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    You make a good point about the city being used to identify the rough area that you live in to help identify things like commute time. I was thinking of leaving that off too, but now I don't think I will. – Rachel May 23 '13 at 17:44
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    I like that idea, too. With a full address gives a potential employer can gather a lot of intelligence on things that really aren't their business, such as the value of your house, what kind of neighborhood you live in, etc. – Blrfl May 23 '13 at 18:20
  • @Blrfl: Depending on the location a US zip code can give someone a fairly good idea about the neighborhood (think 90210 for example). If that's a problem, you might want to mention just the city, or a general area within the city -- assuming you live in a city. – Keith Thompson May 23 '13 at 19:03
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    In the Netherlands you'd pretty much give your address by providing your zip code. (Which (section) of the street the address is located plus which side of the street) – Onno May 23 '13 at 19:28
  • @Onno, in the US we have that with zip+4, but most people don't even know their +4. :) – Amy Blankenship May 24 '13 at 19:16
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I think that the answer to this question is dependent on the industry and your location. For positions where the demand for employees is high and applicants are highly-skilled and highly-educated, location is less of a concern for the employer. For positions that don't have such high requirements for education and skill, location is more likely to be a consideration in hiring because employers have no need to consider potential employees outside of the current area.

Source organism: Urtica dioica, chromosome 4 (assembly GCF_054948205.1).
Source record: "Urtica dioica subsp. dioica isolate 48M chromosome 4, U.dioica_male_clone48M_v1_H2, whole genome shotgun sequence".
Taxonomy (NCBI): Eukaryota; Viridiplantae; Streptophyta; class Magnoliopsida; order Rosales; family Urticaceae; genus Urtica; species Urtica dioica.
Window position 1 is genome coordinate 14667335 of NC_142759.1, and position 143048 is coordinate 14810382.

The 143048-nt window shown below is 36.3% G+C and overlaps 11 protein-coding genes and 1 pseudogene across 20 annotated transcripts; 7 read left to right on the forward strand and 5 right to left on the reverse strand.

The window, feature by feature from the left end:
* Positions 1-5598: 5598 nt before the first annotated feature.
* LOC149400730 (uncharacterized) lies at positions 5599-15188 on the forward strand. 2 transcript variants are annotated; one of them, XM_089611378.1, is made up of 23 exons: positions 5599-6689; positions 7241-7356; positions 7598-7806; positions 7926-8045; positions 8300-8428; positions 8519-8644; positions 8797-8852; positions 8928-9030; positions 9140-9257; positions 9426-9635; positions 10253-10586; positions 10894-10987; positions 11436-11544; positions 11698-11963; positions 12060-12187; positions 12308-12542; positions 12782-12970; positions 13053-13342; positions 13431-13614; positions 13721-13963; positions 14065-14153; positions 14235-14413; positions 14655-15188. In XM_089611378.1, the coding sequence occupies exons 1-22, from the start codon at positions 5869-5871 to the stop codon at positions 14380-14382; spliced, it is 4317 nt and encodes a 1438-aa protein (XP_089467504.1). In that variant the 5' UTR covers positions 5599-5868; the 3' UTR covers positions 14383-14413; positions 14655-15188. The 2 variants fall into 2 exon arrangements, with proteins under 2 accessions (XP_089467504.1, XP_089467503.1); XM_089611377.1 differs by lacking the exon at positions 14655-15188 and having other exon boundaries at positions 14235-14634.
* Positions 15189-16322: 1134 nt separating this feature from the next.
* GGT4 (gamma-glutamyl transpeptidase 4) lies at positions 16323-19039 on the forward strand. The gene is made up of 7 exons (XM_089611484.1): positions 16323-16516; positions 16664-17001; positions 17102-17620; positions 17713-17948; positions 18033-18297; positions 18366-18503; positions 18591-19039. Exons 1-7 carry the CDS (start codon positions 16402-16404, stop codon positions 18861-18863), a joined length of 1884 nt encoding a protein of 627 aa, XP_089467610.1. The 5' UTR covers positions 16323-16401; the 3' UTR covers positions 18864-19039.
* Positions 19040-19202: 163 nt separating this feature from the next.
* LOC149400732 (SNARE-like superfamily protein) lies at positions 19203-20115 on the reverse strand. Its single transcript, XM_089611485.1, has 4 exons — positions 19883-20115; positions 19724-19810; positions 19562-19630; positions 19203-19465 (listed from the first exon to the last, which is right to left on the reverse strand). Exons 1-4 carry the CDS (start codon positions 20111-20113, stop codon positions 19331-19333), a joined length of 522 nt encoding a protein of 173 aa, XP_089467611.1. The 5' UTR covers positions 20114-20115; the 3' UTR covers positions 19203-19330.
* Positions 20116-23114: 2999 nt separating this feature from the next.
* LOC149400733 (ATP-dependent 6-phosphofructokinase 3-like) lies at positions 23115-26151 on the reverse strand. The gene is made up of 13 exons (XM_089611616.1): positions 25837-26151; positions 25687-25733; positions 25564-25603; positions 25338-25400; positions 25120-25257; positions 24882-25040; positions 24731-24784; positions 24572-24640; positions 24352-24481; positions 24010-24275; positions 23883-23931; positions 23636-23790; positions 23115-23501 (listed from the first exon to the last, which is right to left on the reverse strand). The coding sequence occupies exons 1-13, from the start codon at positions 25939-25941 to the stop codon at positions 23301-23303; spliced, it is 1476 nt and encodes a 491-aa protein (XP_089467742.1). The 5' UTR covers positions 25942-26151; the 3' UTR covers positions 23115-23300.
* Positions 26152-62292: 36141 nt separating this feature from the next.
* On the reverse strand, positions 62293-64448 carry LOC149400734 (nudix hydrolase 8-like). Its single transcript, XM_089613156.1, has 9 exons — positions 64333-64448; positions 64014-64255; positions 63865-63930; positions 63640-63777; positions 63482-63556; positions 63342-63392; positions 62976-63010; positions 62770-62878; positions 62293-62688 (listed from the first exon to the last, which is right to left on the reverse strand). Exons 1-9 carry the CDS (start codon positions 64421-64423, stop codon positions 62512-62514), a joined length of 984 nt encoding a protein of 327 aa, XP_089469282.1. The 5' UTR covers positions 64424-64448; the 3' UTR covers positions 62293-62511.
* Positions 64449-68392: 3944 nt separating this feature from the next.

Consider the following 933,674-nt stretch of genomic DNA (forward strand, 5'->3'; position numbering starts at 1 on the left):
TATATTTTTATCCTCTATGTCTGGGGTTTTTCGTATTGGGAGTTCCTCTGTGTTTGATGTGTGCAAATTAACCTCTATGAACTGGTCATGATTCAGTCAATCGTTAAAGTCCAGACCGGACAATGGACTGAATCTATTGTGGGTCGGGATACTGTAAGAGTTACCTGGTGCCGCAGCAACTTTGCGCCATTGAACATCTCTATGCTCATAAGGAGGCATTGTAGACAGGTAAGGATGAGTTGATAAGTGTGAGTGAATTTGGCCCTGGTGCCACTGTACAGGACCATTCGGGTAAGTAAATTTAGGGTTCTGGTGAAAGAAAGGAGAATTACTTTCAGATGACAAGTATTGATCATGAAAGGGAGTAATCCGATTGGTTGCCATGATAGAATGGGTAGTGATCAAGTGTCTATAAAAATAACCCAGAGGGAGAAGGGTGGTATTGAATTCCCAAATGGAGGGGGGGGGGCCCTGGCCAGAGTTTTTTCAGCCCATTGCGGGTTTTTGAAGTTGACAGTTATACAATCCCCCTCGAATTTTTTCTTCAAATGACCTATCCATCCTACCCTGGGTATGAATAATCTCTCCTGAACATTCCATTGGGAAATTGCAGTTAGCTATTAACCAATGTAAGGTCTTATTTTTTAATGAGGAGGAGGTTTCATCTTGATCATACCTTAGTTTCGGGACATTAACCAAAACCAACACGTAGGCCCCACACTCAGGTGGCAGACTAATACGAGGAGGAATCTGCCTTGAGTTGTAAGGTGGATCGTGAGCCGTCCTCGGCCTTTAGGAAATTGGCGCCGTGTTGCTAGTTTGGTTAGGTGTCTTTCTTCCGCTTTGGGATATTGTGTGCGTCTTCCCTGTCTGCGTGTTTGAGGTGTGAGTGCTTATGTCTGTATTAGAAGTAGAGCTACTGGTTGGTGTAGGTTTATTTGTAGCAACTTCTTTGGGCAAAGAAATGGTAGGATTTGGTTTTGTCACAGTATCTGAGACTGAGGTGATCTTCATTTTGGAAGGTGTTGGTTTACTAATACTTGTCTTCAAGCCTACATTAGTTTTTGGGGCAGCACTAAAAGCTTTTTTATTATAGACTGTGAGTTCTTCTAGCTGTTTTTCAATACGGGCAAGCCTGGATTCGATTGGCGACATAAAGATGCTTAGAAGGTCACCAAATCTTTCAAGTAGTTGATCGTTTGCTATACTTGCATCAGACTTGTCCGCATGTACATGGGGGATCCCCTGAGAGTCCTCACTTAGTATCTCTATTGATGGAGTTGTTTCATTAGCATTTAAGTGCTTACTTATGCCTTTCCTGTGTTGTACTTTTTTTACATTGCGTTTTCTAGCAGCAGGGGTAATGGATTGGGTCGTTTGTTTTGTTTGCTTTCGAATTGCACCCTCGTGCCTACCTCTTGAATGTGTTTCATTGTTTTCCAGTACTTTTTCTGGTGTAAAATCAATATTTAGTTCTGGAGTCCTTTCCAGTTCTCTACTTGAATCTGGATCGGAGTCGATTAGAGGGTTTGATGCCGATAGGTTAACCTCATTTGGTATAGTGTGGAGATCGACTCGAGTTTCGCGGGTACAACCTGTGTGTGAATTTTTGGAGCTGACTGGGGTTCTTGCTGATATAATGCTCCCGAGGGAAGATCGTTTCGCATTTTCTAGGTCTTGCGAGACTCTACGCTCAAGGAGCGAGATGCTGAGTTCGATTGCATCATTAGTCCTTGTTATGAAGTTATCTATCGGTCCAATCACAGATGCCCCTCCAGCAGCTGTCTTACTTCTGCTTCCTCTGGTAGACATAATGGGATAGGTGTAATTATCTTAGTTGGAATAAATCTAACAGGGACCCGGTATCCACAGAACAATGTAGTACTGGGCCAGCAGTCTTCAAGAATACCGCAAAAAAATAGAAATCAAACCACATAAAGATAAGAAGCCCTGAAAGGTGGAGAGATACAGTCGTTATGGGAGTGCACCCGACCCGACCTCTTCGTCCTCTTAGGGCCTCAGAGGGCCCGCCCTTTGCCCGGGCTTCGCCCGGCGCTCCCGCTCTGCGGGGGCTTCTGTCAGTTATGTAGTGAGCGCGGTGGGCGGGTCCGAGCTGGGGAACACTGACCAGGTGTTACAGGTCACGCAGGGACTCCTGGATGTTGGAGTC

"Commuting distance" is a tricky thing for recruiters to evaluate. Different people have different definitions of this. One of my colleagues has a 2-hour commute each way, and he makes that commute every day, which I find unfathomable.

Personally, as a software engineer, I haven't listed my home address on my resume in several years. My resume and LinkedIn profile list my employer's location, which I view as sufficient information. Most recruiters who have pinged me and are outside of my local area have noted this in their email to me, and have asked in their introductory email whether I'm open to positions that would require relocation.

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I think it is important is if you are relocating or you telecommute, so your current employment history is not in the area where you're applying. You don't want there to be any confusion. An employer may think you'll request moving expense reimbursement or you're goling to want to work remotely.

Living in a large city can bring up commuting concerns. Several companies have mentioned this during interviews. Some have had issues with employees who are willing to take a job with a long commute until something comes up closer to home.

These aren't a big deal, but why force an employer to ask uneccesary clarification questions during the interview.

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It is indeed alright to leave out snail main address(es) from resumes. In most scenarios the recruiters will ask for a current address from the qualifying candidate, which is then used to either mail in an offer letter or just update HR records. A lot of candidates give just a PO Box no. which is perfectly fine.
One has to remember that resumes these days are no longer local. A lot of international candidates will mention at least one 'permanent address' on their resumes. If an employer is participating in E-Verify, or requires clearance for candidates on work permits, they may be required to gather a candidates mailing address and cross check with the latest AR-11 form the candidate filed. This is of course a situational/circumstantial thing.

Although one is not required by (US) law to live at an address (so no employer can deny employ-ability for the lack of an address) it could raise an eyebrow. Nevertheless, a commonly followed trend is to at least provide a PO Box no.